A key distinct feature for MT-DNN is that it provides out-of-box adversarial training, multi-task learning, and knowledge distillation. Users can train a set of related tasks jointly to amplify each other. They can also invoke adversarial training Miyato et al. (2018); Jiang et al. (2019), which helps improve model robustness and generalizability. For production deployment where large model size becomes a practical obstacle, users can use MT-DNN to compress the original models into substantially smaller ones, even using a completely different architecture (e.g., compressed BERT or other Transformer-based text encoders into LSTMs Hochreiter and Schmidhuber (1997)). The distillation step can similarly leverage multi-task learning and adversarial training. Users can also conduct pretraining from scratch using the masked language model objective in MT-DNN. Moreover, in the fine-tuning step, users can incorporate this as an auxiliary task on the training text, which has been shown to improve performance. MT-DNN provides a comprehensive list of state-of-the-art pre-trained NLU models, together with step-by-step tutorials for using such models in general and biomedical applications.

2 Design


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Figure 1: The workflow of MT-DNN: train a neural language model on a large amount of unlabeled raw text to obtain general contextual representations; then fine-tune the learned contextual representation on downstream tasks, e.g. GLUE Wang et al. (2018); lastly, distill this large model to a lighter one for online deployment. In the later two phrases, we can leverage powerful multi-task learning and adversarial training to further improve performance.

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Figure 2: Process of knowledge distillation for MTL. A set of tasks where there is task-specific labeled training data are picked. Then, for each task, an ensemble of different neural nets (teacher) is trained. The teacher is used to generate for each task-specific training sample a set of soft targets. Given the soft targets of the training datasets across multiple tasks, a single MT-DNN (student) shown in Figure 3 is trained using multi-task learning and back propagation, except that if task has a teacher, the task-specific loss is the average of two objective functions, one for the correct targets and the other for the soft targets assigned by the teacher.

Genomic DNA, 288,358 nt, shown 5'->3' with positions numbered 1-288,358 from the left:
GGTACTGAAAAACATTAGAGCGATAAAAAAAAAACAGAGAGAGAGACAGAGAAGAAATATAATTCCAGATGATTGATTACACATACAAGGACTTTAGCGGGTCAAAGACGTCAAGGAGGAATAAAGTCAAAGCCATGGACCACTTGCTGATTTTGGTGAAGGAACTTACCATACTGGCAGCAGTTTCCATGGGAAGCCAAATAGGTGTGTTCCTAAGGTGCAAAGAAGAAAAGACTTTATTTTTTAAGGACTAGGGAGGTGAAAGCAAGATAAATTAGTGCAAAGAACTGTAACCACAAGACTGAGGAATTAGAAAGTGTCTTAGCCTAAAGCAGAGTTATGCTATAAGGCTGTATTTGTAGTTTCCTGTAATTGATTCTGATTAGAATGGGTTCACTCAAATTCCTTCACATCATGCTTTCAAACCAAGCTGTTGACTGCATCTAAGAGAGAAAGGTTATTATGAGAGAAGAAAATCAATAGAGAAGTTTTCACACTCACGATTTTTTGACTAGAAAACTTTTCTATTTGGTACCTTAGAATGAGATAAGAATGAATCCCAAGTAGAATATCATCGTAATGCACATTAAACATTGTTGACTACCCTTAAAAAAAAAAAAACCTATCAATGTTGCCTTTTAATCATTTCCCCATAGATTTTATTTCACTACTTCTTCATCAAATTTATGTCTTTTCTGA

Figure 3: Overall System Architecture: The lower layers are shared across all tasks while the top layers are task-specific. The input (either a sentence or a set of sentences) is first represented as a sequence of embedding vectors, one for each word, in . Then the encoder, e.g a Transformer or recurrent neural network (LSTM) model, captures the contextual information for each word and generates the shared contextual embedding vectors in . Finally, for each task, additional task-specific layers generate task-specific representations, followed by operations necessary for classification, similarity scoring, or relevance ranking. In case of adversarial training, we perturb embeddings from the lexicon encoder and then add an extra loss term during the training. Note that for the inference phrase, it does not require perturbations.

MT-DNN is designed for modularity, flexibility, and ease of use. These modules are built upon PyTorch Paszke et al. (2019) and Transformers Wolf et al. (2019), allowing the use of the SOTA pre-trained models, e.g., BERT Devlin et al. (2018), RoBERTa Liu et al. (2019b) and UniLM Dong et al. (2019). The unique attribute of this package is a flexible interface for adversarial multi-task fine-tuning and knowledge distillation, so that researchers and developers can build large SOTA NLU models and then compress them to small ones for online deployment.The overall workflow and system architecture are shown in Figure 1 and Figure 3 respectively.

2.1 Workflow

As shown in Figure 1, starting from the neural language model pre-training, there are three different training configurations by following the directed arrows:

  • Single-task configuration: single-task fine-tuning and single-task knowledge distillation;

  • Multi-task configuration: multi-task fine-tuning and multi-task knowledge distillation;